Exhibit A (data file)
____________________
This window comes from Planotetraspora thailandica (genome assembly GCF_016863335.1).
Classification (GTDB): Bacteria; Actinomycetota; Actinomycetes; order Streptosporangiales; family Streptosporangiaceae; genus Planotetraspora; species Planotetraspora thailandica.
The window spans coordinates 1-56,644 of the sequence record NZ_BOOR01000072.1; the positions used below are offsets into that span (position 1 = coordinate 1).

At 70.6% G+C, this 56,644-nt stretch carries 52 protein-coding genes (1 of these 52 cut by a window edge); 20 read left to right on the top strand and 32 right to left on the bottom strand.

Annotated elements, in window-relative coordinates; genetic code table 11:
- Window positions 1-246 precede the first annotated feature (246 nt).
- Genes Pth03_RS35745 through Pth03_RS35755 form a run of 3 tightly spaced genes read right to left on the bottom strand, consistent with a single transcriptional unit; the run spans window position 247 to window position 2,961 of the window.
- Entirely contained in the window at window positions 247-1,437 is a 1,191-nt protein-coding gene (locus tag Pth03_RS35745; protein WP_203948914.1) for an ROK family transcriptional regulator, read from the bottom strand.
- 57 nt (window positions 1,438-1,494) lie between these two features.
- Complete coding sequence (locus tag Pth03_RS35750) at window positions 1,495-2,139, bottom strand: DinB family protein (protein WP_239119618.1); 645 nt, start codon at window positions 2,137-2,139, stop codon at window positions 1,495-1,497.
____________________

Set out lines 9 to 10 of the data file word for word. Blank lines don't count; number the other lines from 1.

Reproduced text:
- 57 nt (window positions 1,438-1,494) lie between these two features.
- Complete coding sequence (locus tag Pth03_RS35750) at window positions 1,495-2,139, bottom strand: DinB family protein (protein WP_239119618.1); 645 nt, start codon at window positions 2,137-2,139, stop codon at window positions 1,495-1,497.